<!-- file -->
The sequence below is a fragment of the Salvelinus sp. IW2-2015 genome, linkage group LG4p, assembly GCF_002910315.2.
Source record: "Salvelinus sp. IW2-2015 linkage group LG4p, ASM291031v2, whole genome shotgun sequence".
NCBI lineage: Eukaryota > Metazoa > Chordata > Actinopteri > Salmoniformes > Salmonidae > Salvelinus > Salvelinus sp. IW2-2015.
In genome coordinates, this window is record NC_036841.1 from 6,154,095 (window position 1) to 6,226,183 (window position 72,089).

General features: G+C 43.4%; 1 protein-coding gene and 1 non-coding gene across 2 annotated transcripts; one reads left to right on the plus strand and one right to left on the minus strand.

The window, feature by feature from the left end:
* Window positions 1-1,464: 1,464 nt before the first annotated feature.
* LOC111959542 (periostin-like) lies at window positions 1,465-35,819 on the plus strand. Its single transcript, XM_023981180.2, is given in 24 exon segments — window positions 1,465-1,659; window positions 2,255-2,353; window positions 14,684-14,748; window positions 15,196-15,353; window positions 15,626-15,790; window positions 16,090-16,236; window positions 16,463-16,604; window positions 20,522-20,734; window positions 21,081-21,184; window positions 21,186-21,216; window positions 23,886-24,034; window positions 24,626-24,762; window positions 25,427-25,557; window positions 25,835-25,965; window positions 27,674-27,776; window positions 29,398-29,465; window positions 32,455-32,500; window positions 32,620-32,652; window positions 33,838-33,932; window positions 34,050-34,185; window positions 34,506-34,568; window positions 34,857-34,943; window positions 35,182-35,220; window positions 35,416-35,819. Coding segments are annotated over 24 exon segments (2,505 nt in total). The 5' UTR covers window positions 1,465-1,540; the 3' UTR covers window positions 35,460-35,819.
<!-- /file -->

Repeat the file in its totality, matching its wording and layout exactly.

The sequence below is a fragment of the Salvelinus sp. IW2-2015 genome, linkage group LG4p, assembly GCF_002910315.2.
Source record: "Salvelinus sp. IW2-2015 linkage group LG4p, ASM291031v2, whole genome shotgun sequence".
NCBI lineage: Eukaryota > Metazoa > Chordata > Actinopteri > Salmoniformes > Salmonidae > Salvelinus > Salvelinus sp. IW2-2015.
In genome coordinates, this window is record NC_036841.1 from 6,154,095 (window position 1) to 6,226,183 (window position 72,089).

General features: G+C 43.4%; 1 protein-coding gene and 1 non-coding gene across 2 annotated transcripts; one reads left to right on the plus strand and one right to left on the minus strand.

The window, feature by feature from the left end:
* Window positions 1-1,464: 1,464 nt before the first annotated feature.
* LOC111959542 (periostin-like) lies at window positions 1,465-35,819 on the plus strand. Its single transcript, XM_023981180.2, is given in 24 exon segments — window positions 1,465-1,659; window positions 2,255-2,353; window positions 14,684-14,748; window positions 15,196-15,353; window positions 15,626-15,790; window positions 16,090-16,236; window positions 16,463-16,604; window positions 20,522-20,734; window positions 21,081-21,184; window positions 21,186-21,216; window positions 23,886-24,034; window positions 24,626-24,762; window positions 25,427-25,557; window positions 25,835-25,965; window positions 27,674-27,776; window positions 29,398-29,465; window positions 32,455-32,500; window positions 32,620-32,652; window positions 33,838-33,932; window positions 34,050-34,185; window positions 34,506-34,568; window positions 34,857-34,943; window positions 35,182-35,220; window positions 35,416-35,819. Coding segments are annotated over 24 exon segments (2,505 nt in total). The 5' UTR covers window positions 1,465-1,540; the 3' UTR covers window positions 35,460-35,819.